Book Review: Daughters of the Sea #1: Hannah
Gather 'round, readers, and let me tell you a story.
There once was a young orphan girl named Hannah who, upon turning 15, was assigned to work on a farm in Kansas. As she traveled from the Boston orphanage to the wide pastures of the farmland, the strangest things began happening: she began shedding her skin like a snake, leaving behind crystalline rocks of salt in her wake. The condition was so perplexing that she was sent back to Boston.
It was the turn of the 20th century, and Hannah was then assigned to suitable employment as a scullery maid at one of the grandest houses in Boston. She tried to fit in, to disappear, as her job duties required. But she felt a longing for something greater, a longing she couldn't name except when she caught a rare glimpse of the ocean. Through the drudgery of the day-to-day work, through tiptoeing around the issues of the house's eldest daughter (not to mention her strange, sinister cat), through the unexpected connection with a famous painter employed by the master of the house, Hannah felt the sea calling to her. And soon, after she and the servant staff were sent to a remote island in Maine for the summer season, she began answering its calls, and the life-changing secret of her existence was revealed.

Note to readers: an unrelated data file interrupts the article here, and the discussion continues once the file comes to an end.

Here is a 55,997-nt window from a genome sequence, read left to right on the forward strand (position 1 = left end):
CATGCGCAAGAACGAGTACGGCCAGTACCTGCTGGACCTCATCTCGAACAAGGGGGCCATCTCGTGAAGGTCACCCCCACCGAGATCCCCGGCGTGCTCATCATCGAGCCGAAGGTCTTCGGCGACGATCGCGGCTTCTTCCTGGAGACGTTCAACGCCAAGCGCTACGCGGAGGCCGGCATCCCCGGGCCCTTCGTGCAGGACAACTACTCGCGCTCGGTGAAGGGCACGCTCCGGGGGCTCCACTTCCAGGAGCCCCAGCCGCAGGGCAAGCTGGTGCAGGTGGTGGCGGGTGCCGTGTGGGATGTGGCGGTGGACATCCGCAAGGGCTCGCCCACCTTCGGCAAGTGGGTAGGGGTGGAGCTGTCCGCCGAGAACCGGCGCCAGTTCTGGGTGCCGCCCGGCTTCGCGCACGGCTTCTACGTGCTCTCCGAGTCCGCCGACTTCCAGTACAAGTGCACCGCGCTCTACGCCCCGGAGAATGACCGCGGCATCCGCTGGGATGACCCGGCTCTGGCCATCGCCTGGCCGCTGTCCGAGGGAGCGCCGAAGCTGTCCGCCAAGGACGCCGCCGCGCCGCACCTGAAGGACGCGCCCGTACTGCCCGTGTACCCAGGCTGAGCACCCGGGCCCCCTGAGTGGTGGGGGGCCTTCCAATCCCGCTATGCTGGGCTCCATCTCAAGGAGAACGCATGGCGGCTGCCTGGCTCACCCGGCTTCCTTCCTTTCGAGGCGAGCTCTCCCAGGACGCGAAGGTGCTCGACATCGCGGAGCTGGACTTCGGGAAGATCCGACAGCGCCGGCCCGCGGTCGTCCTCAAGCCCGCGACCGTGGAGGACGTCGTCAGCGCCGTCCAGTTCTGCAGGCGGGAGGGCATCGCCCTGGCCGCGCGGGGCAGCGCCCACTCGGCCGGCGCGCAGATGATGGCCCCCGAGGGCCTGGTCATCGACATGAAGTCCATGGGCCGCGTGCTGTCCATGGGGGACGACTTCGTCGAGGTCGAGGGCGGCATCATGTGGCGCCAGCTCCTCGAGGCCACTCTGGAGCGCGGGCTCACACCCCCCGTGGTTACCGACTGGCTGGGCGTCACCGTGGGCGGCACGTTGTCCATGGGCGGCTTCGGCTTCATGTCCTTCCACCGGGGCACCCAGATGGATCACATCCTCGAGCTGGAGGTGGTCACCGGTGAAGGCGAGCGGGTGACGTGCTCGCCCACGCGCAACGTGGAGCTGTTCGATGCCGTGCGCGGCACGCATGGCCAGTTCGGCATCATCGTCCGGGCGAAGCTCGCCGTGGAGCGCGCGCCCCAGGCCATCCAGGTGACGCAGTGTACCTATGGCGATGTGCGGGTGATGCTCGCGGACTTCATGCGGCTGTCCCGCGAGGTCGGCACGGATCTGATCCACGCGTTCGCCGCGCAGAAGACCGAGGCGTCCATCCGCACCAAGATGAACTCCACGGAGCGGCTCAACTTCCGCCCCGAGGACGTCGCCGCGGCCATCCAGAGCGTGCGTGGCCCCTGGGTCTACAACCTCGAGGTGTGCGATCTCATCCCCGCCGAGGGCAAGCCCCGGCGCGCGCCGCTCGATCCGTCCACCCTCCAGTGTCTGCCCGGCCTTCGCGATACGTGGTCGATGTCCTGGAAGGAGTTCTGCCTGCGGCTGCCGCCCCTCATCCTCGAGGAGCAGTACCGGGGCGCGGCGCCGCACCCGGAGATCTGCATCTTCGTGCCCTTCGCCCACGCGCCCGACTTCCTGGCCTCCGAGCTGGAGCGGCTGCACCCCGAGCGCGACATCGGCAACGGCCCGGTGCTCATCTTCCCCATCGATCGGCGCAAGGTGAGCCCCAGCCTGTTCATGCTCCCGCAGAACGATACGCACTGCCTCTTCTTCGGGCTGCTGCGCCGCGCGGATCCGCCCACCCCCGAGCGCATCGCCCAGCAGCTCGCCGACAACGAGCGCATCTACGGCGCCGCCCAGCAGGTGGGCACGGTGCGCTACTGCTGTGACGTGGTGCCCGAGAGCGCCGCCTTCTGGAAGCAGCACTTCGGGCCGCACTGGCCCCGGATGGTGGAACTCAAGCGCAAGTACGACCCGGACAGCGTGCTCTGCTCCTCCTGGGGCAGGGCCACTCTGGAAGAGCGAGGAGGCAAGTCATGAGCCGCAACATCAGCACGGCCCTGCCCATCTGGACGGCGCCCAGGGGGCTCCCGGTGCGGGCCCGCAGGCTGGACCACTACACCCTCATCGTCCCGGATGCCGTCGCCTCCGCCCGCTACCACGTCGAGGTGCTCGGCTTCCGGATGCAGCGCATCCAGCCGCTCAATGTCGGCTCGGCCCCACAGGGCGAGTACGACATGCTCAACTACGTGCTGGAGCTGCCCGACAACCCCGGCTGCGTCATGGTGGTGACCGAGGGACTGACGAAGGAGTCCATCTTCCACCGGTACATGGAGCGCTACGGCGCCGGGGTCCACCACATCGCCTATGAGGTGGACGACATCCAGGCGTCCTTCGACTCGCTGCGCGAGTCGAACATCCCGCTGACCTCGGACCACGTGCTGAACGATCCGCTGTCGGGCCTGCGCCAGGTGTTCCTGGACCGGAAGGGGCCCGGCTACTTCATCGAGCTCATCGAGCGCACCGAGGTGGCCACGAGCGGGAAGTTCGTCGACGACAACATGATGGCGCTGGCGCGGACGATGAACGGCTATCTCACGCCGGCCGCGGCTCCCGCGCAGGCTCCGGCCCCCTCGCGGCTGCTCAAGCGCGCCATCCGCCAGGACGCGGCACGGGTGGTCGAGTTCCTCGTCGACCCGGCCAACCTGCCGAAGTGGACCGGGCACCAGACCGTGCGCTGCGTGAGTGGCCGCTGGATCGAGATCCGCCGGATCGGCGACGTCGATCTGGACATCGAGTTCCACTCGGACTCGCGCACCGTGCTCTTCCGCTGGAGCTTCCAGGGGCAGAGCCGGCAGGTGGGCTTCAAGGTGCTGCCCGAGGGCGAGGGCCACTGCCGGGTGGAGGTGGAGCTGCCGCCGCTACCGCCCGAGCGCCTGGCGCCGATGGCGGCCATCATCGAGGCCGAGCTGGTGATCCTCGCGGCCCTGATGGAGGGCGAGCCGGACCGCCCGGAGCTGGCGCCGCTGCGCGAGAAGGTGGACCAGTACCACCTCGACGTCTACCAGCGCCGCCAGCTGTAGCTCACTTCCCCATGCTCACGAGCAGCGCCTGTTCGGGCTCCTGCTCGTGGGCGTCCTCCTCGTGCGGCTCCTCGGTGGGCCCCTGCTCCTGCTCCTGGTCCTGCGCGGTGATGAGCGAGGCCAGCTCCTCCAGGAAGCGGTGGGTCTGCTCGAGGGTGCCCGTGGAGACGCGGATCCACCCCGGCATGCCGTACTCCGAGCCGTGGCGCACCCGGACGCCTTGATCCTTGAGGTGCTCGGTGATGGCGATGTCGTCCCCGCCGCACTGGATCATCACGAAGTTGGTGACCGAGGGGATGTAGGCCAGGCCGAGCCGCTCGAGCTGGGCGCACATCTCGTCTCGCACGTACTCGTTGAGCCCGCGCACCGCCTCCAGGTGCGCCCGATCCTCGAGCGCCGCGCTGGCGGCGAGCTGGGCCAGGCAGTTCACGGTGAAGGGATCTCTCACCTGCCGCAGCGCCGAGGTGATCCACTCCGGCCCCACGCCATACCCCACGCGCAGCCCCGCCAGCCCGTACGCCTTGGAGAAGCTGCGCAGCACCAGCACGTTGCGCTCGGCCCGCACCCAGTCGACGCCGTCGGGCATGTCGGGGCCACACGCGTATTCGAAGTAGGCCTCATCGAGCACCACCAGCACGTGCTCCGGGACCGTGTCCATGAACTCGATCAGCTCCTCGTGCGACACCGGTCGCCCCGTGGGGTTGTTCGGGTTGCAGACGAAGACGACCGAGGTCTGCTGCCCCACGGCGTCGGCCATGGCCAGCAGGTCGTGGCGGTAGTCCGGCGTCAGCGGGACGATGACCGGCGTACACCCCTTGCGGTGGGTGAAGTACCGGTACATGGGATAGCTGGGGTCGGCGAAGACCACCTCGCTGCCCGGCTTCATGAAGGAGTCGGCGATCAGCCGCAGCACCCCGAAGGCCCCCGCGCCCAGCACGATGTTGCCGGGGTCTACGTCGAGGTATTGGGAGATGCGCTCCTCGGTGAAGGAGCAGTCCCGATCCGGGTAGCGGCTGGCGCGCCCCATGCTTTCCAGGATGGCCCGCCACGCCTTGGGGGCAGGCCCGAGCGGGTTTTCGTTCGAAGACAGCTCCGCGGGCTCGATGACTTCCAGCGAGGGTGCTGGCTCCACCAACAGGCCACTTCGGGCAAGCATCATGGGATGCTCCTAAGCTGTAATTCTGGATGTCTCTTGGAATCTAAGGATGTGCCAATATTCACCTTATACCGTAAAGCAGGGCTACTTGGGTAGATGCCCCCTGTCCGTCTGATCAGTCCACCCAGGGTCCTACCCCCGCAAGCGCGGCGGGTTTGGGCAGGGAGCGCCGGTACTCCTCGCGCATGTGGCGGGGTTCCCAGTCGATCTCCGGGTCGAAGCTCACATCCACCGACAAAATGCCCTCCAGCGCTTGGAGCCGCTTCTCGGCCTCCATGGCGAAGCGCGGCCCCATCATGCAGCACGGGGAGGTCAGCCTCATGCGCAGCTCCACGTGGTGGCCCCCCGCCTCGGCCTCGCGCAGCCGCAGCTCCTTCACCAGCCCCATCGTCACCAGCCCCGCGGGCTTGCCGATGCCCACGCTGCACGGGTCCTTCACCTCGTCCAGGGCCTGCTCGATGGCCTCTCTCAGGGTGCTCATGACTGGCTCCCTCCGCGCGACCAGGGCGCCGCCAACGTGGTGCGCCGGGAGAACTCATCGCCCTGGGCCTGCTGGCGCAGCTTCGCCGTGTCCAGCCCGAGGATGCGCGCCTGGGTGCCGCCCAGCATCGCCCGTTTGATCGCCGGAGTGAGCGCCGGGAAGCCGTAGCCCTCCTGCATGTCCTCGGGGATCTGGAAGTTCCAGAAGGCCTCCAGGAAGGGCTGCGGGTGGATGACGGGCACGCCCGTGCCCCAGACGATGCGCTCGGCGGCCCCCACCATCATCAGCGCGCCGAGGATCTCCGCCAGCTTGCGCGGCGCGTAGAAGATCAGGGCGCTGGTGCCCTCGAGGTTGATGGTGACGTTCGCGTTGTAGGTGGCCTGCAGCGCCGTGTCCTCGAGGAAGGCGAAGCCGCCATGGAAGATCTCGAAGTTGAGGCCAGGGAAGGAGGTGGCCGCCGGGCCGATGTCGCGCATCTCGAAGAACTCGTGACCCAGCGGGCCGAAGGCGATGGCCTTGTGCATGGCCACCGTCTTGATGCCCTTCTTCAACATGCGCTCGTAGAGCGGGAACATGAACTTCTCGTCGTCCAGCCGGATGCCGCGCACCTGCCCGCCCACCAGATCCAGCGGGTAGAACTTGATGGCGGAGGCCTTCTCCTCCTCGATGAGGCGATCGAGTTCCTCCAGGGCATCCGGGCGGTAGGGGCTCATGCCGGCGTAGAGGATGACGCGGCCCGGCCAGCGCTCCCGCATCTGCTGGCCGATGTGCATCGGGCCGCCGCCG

Daughters of the Sea: Hannah, by Kathryn Lasky, is a gorgeously written and completely captivating book for ages 12 and up. From its beautiful cover to its intriguing premise (“The tide is turning,” warns the back cover), I was immediately taken with Hannah's journey and found myself anxiously flipping through the pages to discover what would happen. While I guessed the truth about Hannah fairly early in the book (I won't ruin it here!), I had to keep reading to find out how the painter, the cat, and the rich eldest daughter all tied into the premise. And I'm glad I did; the book really picks up in pace once Hannah relocates to the cottage in Maine, and the descriptions of the island and the sea made me long for a turn-of-the-century New England summer of my own.
So tell me, commenters, does Daughters of the Sea: Hannah sound like something you’d like to read? Let me know in the comments!
—Morgan, Scholastic Staffer